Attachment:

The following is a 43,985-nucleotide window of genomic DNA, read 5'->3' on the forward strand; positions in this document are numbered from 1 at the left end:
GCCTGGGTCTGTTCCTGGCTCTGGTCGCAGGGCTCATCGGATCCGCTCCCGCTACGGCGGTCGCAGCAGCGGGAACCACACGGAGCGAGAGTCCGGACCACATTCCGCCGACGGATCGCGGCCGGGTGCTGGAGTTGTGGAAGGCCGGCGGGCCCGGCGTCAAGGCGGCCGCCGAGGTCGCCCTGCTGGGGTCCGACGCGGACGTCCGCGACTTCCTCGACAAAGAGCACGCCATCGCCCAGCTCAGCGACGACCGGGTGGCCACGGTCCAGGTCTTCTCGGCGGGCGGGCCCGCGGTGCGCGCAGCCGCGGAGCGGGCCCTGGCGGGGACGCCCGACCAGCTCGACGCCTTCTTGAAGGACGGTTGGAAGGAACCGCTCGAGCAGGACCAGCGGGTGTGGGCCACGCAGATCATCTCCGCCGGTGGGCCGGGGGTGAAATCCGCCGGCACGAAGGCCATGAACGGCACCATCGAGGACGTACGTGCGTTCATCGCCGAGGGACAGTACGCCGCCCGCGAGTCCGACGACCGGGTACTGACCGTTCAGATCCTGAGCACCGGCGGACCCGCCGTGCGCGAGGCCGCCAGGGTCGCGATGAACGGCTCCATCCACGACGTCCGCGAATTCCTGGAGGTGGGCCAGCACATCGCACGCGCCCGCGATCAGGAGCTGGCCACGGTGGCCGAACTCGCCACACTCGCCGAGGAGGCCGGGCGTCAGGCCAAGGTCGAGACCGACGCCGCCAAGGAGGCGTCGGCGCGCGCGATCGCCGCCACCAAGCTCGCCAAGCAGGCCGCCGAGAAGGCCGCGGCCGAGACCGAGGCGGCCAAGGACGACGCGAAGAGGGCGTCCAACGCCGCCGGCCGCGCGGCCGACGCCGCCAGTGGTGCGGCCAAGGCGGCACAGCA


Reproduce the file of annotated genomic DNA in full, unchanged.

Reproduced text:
The following is a 43,985-nucleotide window of genomic DNA, read 5'->3' on the forward strand; positions in this document are numbered from 1 at the left end:
GCCTGGGTCTGTTCCTGGCTCTGGTCGCAGGGCTCATCGGATCCGCTCCCGCTACGGCGGTCGCAGCAGCGGGAACCACACGGAGCGAGAGTCCGGACCACATTCCGCCGACGGATCGCGGCCGGGTGCTGGAGTTGTGGAAGGCCGGCGGGCCCGGCGTCAAGGCGGCCGCCGAGGTCGCCCTGCTGGGGTCCGACGCGGACGTCCGCGACTTCCTCGACAAAGAGCACGCCATCGCCCAGCTCAGCGACGACCGGGTGGCCACGGTCCAGGTCTTCTCGGCGGGCGGGCCCGCGGTGCGCGCAGCCGCGGAGCGGGCCCTGGCGGGGACGCCCGACCAGCTCGACGCCTTCTTGAAGGACGGTTGGAAGGAACCGCTCGAGCAGGACCAGCGGGTGTGGGCCACGCAGATCATCTCCGCCGGTGGGCCGGGGGTGAAATCCGCCGGCACGAAGGCCATGAACGGCACCATCGAGGACGTACGTGCGTTCATCGCCGAGGGACAGTACGCCGCCCGCGAGTCCGACGACCGGGTACTGACCGTTCAGATCCTGAGCACCGGCGGACCCGCCGTGCGCGAGGCCGCCAGGGTCGCGATGAACGGCTCCATCCACGACGTCCGCGAATTCCTGGAGGTGGGCCAGCACATCGCACGCGCCCGCGATCAGGAGCTGGCCACGGTGGCCGAACTCGCCACACTCGCCGAGGAGGCCGGGCGTCAGGCCAAGGTCGAGACCGACGCCGCCAAGGAGGCGTCGGCGCGCGCGATCGCCGCCACCAAGCTCGCCAAGCAGGCCGCCGAGAAGGCCGCGGCCGAGACCGAGGCGGCCAAGGACGACGCGAAGAGGGCGTCCAACGCCGCCGGCCGCGCGGCCGACGCCGCCAGTGGTGCGGCCAAGGCGGCACAGCA